Is this proof correct?
I found a Abstract algebra book in goodwill (Rofl)
I can not get how do prove something. It seems almost impossible in some cases.
This is a question in it:
Prove : $\displaystyle (A\cap B)'= A' \cup B'$
Where $\displaystyle n'=U\setminus n$
and U is the universal set.
Here is my attempted proof:
$\displaystyle (A \cap B)' \Rightarrow$
$\displaystyle x\in (U\setminus (A\cap B) \Rightarrow$
$\displaystyle (x\in U) \wedge (x\notin (A\cap B)) \Rightarrow$
$\displaystyle (x\in U) \wedge (x\notin A \wedge x\notin B) \Rightarrow$
$\displaystyle (x\in U \wedge x\notin A) \vee (x\in U \wedge x\notin B) \Rightarrow$
$\displaystyle (x\in (U \setminus A) \vee x\in(U\setminus B) \Rightarrow$
$\displaystyle x\in (U\setminus A \cup U\setminus B) \Rightarrow$
$\displaystyle x\in A' \cup B'$
$\displaystyle \therefore\,\, A'\cup B' \subseteq (A\cap B)'$
And the reverse is true. Therefore they must be equal.
Is this correct? (Bow)

Not all the steps are correct.
Your first step needs to be
$\displaystyle x\in(A \cap B)'\Rightarrow...$
Also,
$\displaystyle x\not\in(A\cap B)$ implies
$\displaystyle (x\not\in A)\vee(x\not\in B)$, not
$\displaystyle (x\not\in A)\land(x\not\in B).$
That's essentially a DeMorgan Law application. You fix this error, incidentally, in the next step.
Also, you should be more careful with your parentheses here:
$\displaystyle x\in (U\setminus A \cup U\setminus B).$
In context, I can tell that you meant
$\displaystyle x\in ((U\setminus A) \cup (U\setminus B)),$
but you don't want to write so that people can understand. Write so that no one can misunderstand!
All your steps are reversible, correct? So just change your implications to double implications, and you can then omit the sentence "And the reverse is true." (You mean converse, by the way.)
As Strunk and White have told us, "Omit needless words!"

How does $\displaystyle x\notin (A \cap B) \Rightarrow (x\notin A) \vee (x\notin B)$? $\displaystyle A \cap B$ is the intersection so you would say A and B are true, else it is false. Thus logical conjunction :"$\displaystyle \wedge$"

Except that you are negating the whole thing. You're essentially saying this:
$\displaystyle \neg(x\in(A\cap B)),$ which is the same as
$\displaystyle \neg((x\in A)\land(x\in B)),$ which is the same as
$\displaystyle (\neg(x\in A))\vee(\neg(x\in B)),$ which is the same as
$\displaystyle (x\not\in A)\vee(x\not\in B).$
Does that make sense?

Hi, I will try prove this using pure logic notation.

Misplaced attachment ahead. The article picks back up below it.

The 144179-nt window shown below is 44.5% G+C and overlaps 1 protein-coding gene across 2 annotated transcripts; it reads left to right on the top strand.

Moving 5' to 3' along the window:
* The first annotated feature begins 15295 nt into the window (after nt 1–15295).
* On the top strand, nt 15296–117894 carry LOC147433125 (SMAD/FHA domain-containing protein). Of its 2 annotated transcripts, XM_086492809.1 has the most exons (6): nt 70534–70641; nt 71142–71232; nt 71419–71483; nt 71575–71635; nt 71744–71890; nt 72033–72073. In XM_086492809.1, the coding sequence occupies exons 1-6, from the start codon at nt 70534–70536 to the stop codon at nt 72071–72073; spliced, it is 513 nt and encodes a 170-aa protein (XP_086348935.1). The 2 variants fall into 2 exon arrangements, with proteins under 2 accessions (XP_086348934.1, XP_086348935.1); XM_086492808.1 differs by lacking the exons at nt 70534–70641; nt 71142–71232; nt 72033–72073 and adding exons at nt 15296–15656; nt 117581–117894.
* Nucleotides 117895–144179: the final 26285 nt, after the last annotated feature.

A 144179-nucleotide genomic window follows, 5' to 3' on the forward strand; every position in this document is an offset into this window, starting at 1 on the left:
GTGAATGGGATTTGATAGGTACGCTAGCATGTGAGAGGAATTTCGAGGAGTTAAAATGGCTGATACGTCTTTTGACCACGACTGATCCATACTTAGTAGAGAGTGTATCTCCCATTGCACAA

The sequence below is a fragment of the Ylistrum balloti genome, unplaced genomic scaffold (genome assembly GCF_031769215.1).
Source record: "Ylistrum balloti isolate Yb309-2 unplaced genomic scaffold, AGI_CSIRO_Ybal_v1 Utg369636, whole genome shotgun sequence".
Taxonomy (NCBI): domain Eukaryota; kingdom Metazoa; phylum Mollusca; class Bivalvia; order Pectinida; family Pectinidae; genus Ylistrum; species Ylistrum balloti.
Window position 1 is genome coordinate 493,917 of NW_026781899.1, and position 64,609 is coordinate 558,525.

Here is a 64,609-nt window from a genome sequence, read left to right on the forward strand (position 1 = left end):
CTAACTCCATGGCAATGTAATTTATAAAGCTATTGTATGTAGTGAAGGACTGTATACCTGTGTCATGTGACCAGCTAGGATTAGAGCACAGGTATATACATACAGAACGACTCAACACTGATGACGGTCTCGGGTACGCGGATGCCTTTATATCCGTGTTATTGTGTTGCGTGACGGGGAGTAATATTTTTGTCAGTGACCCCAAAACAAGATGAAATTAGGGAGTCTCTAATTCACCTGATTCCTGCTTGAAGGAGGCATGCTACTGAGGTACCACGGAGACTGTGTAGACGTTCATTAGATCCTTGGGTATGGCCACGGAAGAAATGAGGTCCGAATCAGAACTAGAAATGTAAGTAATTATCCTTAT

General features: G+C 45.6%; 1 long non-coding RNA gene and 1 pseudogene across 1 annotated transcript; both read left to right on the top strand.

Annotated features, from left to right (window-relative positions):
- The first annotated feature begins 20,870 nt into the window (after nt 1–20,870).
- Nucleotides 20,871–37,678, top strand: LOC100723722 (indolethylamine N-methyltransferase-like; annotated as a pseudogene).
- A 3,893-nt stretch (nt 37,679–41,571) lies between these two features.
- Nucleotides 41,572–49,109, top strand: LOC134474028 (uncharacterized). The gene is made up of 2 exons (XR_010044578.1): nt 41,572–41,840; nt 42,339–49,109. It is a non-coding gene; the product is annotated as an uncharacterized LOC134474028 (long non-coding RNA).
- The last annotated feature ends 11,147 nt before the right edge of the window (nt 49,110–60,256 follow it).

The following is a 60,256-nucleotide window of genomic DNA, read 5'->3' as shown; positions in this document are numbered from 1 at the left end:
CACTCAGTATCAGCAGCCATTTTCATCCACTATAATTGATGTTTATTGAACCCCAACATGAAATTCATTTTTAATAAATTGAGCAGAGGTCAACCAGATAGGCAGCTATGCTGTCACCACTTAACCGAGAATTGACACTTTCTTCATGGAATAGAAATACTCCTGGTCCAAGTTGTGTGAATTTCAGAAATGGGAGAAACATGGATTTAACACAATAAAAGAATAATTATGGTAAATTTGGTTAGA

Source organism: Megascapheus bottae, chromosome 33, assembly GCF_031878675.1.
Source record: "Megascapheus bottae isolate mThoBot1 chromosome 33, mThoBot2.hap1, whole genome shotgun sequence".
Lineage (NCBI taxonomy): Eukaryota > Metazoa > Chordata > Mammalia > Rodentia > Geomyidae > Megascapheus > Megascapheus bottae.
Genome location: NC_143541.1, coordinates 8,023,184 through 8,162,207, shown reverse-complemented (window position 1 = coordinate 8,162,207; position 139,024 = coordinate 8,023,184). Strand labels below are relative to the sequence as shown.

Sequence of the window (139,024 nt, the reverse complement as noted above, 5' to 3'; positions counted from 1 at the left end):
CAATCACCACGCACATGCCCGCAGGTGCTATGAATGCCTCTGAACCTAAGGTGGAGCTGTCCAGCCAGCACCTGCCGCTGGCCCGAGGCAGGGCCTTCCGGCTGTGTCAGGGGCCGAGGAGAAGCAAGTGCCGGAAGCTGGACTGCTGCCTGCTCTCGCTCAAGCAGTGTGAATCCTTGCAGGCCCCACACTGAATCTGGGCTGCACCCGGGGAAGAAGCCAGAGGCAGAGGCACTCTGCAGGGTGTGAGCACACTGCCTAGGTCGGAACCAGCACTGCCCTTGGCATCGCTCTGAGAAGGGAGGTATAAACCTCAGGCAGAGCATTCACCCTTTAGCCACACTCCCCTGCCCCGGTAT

To prove $\displaystyle (A \cap B)' = A' \cup B'$ we need to show the following to be true:
1. If $\displaystyle x \in A' \cup B'$ then $\displaystyle x \in (A \cap B)'$
and
2. If $\displaystyle x \in (A \cap B)'$ then $\displaystyle x \in A' \cup B' $
Now I will show you how to prove 1. You can try 2. yourself (Smirk)
Let $\displaystyle p: x \in A' \cup B'$ and $\displaystyle q : x \in (A \cap B)'$ now 1. becomes $\displaystyle p \to q$
To prove this conditional proposition is true we will now go through all the possibilities. If p is false, then $\displaystyle p \to q$ is vacuously true. We can ignore this trivial case.
Thus we need to show if p is true and q is true then $\displaystyle p \to q$ is true.
Assume p is true.
$\displaystyle p: x \in A' \cup B' = (x \in A') \lor (x \in B')$
Now p is only true under 3 conditions: (using the 'inclusiveor' definition we have)
a) $\displaystyle (x \in A')$ is true and $\displaystyle (x \in B')$ is false
b) $\displaystyle (x \in A')$ is false and $\displaystyle (x \in B')$ is true
c) $\displaystyle (x \in A')$ is true and $\displaystyle (x \in B')$ is true
Now notice in a) $\displaystyle (x \in A') = \neg (x \in A) $
So if $\displaystyle \neg(x \in A)$ is true then $\displaystyle x \in A$ is false. Similarly $\displaystyle x \in B$ is true.
Likewise from b) you should conclude $\displaystyle x \in A$ is true and $\displaystyle x \in B$ is false.
c) $\displaystyle x \in A$ is false and $\displaystyle x \in B$ is false.
Now consider $\displaystyle q: x \in (A \cap B)' = \neg[x \in (A \cap B)] = \neg[(x \in A) \land (x \in B)]$
Using the results from a), b) and c) we see q is always true. Thus 1. is now proven.
Try 2. with the same principles :)

Oh! I get it!.
I was thinking of OR as XOR.
If we use OR then the elements could be in the location AND is.
Proving that ( A intercect B)' is a subset. And once we prove the converse, we prove they are equal.
Right?

I'm not sure I follow this post. Are you referring to usagi_killer's proof in post # 5?